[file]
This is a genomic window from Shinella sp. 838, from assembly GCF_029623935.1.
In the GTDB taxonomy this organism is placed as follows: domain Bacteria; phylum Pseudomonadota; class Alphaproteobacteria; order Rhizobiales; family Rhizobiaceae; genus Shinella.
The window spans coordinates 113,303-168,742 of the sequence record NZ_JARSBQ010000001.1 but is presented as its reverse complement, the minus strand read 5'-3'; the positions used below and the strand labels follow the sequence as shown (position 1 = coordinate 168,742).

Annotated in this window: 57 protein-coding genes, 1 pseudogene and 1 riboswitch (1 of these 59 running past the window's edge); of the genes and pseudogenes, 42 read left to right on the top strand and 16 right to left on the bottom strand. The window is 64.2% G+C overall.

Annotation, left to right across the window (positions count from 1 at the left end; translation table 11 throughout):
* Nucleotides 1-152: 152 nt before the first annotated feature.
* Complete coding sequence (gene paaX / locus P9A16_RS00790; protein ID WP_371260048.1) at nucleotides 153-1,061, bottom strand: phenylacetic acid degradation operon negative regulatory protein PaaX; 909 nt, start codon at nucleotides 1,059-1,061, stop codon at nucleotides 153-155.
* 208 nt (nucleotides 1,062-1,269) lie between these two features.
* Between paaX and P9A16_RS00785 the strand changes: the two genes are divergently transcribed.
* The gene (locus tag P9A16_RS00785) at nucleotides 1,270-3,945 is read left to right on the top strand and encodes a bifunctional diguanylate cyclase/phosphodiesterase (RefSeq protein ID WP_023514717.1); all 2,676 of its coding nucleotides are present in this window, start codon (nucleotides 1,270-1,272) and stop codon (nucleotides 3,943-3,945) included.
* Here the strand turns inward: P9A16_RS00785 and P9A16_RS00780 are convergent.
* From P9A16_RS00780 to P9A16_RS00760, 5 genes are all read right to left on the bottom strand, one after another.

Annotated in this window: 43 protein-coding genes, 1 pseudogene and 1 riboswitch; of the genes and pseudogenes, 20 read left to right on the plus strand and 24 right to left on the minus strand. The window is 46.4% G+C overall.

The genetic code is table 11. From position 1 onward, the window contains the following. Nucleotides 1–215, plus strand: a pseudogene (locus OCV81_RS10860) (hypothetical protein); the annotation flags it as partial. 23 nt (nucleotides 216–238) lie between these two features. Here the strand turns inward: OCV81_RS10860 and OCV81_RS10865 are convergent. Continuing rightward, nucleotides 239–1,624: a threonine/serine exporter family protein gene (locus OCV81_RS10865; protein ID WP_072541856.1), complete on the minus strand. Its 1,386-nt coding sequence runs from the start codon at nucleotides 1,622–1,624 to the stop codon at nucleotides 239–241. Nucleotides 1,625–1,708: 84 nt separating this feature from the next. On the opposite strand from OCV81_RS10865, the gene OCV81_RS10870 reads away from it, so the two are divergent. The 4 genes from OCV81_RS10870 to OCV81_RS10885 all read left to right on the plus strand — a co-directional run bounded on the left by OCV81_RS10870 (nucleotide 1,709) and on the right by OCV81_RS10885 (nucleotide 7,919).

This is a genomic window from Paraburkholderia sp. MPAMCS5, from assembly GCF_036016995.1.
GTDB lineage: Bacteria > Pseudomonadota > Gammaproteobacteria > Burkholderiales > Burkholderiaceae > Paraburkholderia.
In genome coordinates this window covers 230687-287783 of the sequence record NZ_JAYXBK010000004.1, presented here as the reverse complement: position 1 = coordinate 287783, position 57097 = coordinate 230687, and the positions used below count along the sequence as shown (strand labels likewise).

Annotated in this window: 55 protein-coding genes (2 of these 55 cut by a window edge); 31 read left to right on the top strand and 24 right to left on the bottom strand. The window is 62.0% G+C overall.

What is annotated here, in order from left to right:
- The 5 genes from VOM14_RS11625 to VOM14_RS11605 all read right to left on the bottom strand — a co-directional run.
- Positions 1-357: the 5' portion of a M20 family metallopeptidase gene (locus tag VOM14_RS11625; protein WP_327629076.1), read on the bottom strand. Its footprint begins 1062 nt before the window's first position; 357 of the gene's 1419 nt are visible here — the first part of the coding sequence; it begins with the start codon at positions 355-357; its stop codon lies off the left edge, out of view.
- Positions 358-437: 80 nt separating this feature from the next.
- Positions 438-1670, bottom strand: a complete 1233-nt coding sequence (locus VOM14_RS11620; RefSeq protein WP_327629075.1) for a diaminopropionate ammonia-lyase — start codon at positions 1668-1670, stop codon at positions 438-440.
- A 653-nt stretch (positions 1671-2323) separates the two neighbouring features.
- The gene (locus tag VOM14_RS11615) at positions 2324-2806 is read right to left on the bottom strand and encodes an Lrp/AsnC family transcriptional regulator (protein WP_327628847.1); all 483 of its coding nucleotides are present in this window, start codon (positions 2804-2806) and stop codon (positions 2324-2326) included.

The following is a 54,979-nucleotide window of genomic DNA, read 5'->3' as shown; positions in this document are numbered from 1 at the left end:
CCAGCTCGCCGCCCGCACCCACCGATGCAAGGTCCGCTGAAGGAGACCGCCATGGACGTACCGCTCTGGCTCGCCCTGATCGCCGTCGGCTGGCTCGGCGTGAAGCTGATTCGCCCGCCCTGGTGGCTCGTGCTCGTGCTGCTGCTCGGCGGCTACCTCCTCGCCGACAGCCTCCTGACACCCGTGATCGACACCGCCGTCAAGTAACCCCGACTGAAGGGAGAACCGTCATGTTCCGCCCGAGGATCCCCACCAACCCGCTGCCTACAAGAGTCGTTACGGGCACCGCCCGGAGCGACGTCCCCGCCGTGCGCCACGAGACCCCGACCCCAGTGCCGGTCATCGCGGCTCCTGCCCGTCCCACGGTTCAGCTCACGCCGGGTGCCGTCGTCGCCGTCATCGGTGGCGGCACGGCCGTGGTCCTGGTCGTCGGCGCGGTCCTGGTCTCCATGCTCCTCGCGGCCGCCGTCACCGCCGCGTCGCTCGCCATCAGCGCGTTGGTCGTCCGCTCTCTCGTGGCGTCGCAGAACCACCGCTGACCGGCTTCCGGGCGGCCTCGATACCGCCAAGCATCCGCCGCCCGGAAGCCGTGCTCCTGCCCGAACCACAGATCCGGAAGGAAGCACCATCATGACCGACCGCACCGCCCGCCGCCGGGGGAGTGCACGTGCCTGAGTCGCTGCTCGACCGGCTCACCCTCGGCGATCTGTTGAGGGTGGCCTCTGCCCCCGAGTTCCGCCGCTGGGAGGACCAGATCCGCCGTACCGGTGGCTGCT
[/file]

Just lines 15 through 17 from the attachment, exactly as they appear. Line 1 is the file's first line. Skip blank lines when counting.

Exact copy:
This is a genomic window from Paraburkholderia sp. MPAMCS5, from assembly GCF_036016995.1.
GTDB lineage: Bacteria > Pseudomonadota > Gammaproteobacteria > Burkholderiales > Burkholderiaceae > Paraburkholderia.
In genome coordinates this window covers 230687-287783 of the sequence record NZ_JAYXBK010000004.1, presented here as the reverse complement: position 1 = coordinate 287783, position 57097 = coordinate 230687, and the positions used below count along the sequence as shown (strand labels likewise).